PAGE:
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I can’t tell you how I became pro-vaccine without first telling you how I became anti-vaccine.

Picture 74When my oldest daughter was about four months old, I discovered “crunchy” parenting. I entered a world full of cloth diapers, “intactivism,” and home birth. I made a lot of new friends who shared my beliefs about peaceful attachment parenting, and I started to notice a trend – many of these same friends also didn’t vaccinate. I discussed it one day with a real-life friend, who told me I should look up vaccine ingredients, read the package inserts, and check out the adverse events reported on VAERS.

So I did a Google search for “vaccine ingredients” and was shocked by what I found. Could there really be all of these nasty-sounding ingredients in vaccines, I wondered? I went to the CDC’s website and found package inserts. I didn’t understand much of what I read, but it did sound pretty scary. I looked up the prevalence of diseases today and realized that nobody had even caught diphtheria for years! I was confused, and my daughter’s six-month check up was coming up. I opted out of vaccines then, telling the doctor I wanted to do some more research before we went any further.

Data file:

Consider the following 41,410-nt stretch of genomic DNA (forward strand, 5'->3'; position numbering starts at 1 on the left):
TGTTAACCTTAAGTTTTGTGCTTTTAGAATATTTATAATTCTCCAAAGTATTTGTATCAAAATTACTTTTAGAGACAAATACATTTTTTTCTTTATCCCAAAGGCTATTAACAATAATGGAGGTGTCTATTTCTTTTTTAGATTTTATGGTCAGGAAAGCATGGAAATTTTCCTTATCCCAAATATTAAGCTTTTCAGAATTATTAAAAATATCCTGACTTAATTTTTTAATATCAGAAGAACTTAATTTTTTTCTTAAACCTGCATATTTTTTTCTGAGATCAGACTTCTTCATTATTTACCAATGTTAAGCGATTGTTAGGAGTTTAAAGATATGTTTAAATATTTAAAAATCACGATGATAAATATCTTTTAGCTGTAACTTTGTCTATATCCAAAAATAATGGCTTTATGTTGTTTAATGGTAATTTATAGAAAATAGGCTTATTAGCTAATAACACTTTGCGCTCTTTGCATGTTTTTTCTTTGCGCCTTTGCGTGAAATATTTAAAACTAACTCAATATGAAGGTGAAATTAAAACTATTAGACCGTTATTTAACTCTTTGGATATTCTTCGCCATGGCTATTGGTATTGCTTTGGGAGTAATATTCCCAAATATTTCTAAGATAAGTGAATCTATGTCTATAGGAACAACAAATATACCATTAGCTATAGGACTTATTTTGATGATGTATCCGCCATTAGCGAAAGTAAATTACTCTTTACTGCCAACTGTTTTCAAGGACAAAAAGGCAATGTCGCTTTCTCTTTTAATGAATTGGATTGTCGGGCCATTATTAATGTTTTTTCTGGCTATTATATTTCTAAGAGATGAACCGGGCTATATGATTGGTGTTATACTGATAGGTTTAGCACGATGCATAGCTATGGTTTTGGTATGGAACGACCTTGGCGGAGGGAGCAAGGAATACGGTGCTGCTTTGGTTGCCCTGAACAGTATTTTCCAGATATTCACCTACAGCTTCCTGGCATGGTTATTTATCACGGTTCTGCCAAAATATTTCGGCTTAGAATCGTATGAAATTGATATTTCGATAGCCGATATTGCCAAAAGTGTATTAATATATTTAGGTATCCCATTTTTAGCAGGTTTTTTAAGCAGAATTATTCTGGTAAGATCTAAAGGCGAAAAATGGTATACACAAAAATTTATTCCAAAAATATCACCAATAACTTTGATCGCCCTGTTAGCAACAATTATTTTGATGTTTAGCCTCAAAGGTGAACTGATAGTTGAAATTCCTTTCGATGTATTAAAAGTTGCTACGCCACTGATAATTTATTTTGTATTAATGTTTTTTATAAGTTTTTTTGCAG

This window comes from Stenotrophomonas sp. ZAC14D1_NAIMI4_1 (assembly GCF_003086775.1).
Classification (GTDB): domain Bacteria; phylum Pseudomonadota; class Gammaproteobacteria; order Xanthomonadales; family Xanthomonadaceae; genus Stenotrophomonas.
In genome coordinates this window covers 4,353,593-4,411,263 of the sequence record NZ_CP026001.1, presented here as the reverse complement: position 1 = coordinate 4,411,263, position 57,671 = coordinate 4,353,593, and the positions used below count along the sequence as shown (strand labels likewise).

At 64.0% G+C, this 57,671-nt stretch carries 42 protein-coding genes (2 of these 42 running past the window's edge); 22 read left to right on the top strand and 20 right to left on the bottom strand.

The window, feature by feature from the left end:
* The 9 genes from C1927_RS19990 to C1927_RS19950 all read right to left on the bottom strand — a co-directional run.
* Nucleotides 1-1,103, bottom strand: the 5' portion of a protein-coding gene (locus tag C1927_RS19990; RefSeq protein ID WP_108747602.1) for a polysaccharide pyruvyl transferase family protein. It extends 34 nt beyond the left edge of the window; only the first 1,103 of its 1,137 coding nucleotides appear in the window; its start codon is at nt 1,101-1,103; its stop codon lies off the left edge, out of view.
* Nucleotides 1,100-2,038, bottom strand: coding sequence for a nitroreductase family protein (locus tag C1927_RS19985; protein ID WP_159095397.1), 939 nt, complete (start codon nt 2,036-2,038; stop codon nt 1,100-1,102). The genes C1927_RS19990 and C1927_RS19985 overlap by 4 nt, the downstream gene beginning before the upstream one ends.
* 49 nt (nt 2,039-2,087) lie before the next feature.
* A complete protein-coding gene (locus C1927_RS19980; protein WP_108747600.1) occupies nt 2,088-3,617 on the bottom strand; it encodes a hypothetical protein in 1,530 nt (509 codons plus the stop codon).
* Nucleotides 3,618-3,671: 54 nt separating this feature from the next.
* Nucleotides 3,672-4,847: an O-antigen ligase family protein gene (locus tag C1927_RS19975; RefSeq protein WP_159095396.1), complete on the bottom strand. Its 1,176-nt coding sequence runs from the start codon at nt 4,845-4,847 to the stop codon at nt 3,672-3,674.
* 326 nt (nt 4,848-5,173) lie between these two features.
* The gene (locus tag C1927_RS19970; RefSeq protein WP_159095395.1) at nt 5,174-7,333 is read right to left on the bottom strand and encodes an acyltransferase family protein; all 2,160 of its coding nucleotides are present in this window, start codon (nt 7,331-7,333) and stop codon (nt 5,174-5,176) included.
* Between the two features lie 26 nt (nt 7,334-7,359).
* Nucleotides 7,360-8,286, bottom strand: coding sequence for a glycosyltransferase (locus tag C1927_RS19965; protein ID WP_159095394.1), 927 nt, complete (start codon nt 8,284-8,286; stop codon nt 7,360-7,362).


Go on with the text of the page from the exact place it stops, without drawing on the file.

However, my research was very skewed. I was going into it with preconceived ideas – my anti-vaccine friends had put ideas into my head, such as  not trusting government websites. I was forced to rely on whatever I could find while Googling, which were often websites like Mercola or I even started “liking” anti-vaccine pages on Facebook – pages that I now understand masquerade as “information” centers. I got added to Facebook groups like “Great Mothers Questioning Vaccines.”